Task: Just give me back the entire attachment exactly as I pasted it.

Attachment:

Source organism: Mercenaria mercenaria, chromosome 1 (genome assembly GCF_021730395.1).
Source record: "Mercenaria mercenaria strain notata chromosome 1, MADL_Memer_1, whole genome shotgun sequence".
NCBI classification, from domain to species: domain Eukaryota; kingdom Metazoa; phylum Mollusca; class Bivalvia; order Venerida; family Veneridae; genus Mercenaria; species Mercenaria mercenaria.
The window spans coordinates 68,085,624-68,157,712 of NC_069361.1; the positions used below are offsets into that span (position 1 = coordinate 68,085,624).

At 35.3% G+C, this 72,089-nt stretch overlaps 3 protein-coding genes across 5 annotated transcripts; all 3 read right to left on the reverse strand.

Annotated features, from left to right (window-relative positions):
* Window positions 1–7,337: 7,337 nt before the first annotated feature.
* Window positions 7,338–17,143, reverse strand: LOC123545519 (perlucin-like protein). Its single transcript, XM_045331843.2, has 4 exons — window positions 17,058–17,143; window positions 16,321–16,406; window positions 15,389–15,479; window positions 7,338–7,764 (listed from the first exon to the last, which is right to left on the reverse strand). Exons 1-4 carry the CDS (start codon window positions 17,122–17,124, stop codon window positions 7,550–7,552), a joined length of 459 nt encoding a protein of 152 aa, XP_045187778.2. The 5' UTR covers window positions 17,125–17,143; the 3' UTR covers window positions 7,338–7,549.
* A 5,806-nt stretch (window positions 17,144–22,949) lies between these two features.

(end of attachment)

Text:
Source organism: Mercenaria mercenaria, chromosome 1 (genome assembly GCF_021730395.1).
Source record: "Mercenaria mercenaria strain notata chromosome 1, MADL_Memer_1, whole genome shotgun sequence".
NCBI classification, from domain to species: domain Eukaryota; kingdom Metazoa; phylum Mollusca; class Bivalvia; order Venerida; family Veneridae; genus Mercenaria; species Mercenaria mercenaria.
The window spans coordinates 68,085,624-68,157,712 of NC_069361.1; the positions used below are offsets into that span (position 1 = coordinate 68,085,624).

At 35.3% G+C, this 72,089-nt stretch overlaps 3 protein-coding genes across 5 annotated transcripts; all 3 read right to left on the reverse strand.

Annotated features, from left to right (window-relative positions):
* Window positions 1–7,337: 7,337 nt before the first annotated feature.
* Window positions 7,338–17,143, reverse strand: LOC123545519 (perlucin-like protein). Its single transcript, XM_045331843.2, has 4 exons — window positions 17,058–17,143; window positions 16,321–16,406; window positions 15,389–15,479; window positions 7,338–7,764 (listed from the first exon to the last, which is right to left on the reverse strand). Exons 1-4 carry the CDS (start codon window positions 17,122–17,124, stop codon window positions 7,550–7,552), a joined length of 459 nt encoding a protein of 152 aa, XP_045187778.2. The 5' UTR covers window positions 17,125–17,143; the 3' UTR covers window positions 7,338–7,549.
* A 5,806-nt stretch (window positions 17,144–22,949) lies between these two features.